Banjo Ben

Preparing for my BFR..

There is a large percentage of Banjo Ben members that also have their wings...might as well talk about it!

Preparing for my BFR..

Postby Banjo Ben » Thu May 03, 2012 10:42 pm

Alright, pilots...I haven't flown PIC in the last 3 months because 1) The plane I normally rent got the prop planted in a local runway by a hotshot know-it-all, and 2) I've been too busy with the album release and this site launch to get to the airport.

I have my BFR coming up later this year. What would be the best way to prepare for that? It's my first one, so I don't know what to expect. Is it a lot like my checkride when I got my ticket, or is it more low-key? Do I need to grab an instructor and hammer away at my s-turns, turns around a point, and stalls? Will I be quizzed on airspace regs and density altitude equations?!?! HELP!
- G LICK!!!
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Re: Preparing for my BFR..

Postby mreisz » Fri May 04, 2012 1:05 am

No worries!
A BFR is NOT a check ride. You cannot fail. The CFI cannot take your certificate. You cannot be told to go directly to jail and not collect $200. It should be much more low key than a check ride. I suspect you will enjoy it. If it's a difficult, tension filled affair, seek another CFI (and tell your friends to avoid that one).

A BFR requires a minimum of one hour of ground and one hour of flight. It may turn out that a CFI will choose not to sign you off after the minimum requirements are met, but in my experience, I have never seen a CFI and BFR recipient in disagreement about whether someone is proficient and ready for signing off. If you don't like the instructor, he/she doesn't sign you off and you never go back, that's not a problem. It's just logged in the logbook as instruction received (and PIC if you are current) and nothing is sent to the FAA. Again, it's not a failed check ride.

In a BFR, I usually try to cover things that one doesn't remember because they haven't used it. An example would be emergency procedures. It's just not something most pilots think about every flight. Perhaps we should, but we don't. Hopefully you will get exposure to something new and useful. I always ask if there is something they particularly want to do or discuss. Talk to whoever you will fly with and I suspect they will tell you what they plan to cover. The plan can evolve as time is spent together, but there are usually things you will do. For a private pilot with relatively low time, I'll plan on things like takeoffs, landings, go arounds, emergency procedures, stall recoveries, traffic avoidance... things that directly impact how safe we make flying.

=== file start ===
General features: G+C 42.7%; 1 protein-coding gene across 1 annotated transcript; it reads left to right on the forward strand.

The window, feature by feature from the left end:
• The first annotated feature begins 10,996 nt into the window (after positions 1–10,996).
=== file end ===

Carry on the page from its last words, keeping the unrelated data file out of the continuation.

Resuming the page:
Flying wise, if you are "mostly" current, you don't NEED to do anything to prepare. Don't go spend your money getting BFR prep. It's not necessary. If you haven't flown for a while and you suspect you might be rusty, a short flight to get the rust knocked off wouldn't be terrible, but not necessarily needed. It might just take a bit longer to get proficient again. On knowledge stuff, try to study up on your weak points. That's just good general advice for all pilots. When you get your certificate, it's a license to learn. You are not going to know everything at all times. Just try to keep the important things accessible in the noggin. If you don't fly above 10000, why do you need to have memorized the oxygen requirements for 15000? It's nice (and preferable) to know, but not need to know. On the other hand, we all need to know if we can fly into a restricted area. If you have an oral prep guide from your private training, set it next to the toilet or bed and hit a few questions each day.

As far as 3 months without flying... no biggie. Most people wiggle the controls just fine after a brief amount of time back in the cockpit. Many flatland glider pilots never fly except in the summer. Getting back in the saddle after 6 or 7 months on the ground is an annual occurrence for them.

I gotta get to bed, but that's a start. I'm sure some others will chime in with their thoughts. I suspect you will find that most comments will indicate that it shouldn't be anything like a check ride.
Mike

I stayed up all night to see where the sun went. Then it dawned on me.
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Re: Preparing for my BFR..

Postby Stich » Fri May 04, 2012 10:48 am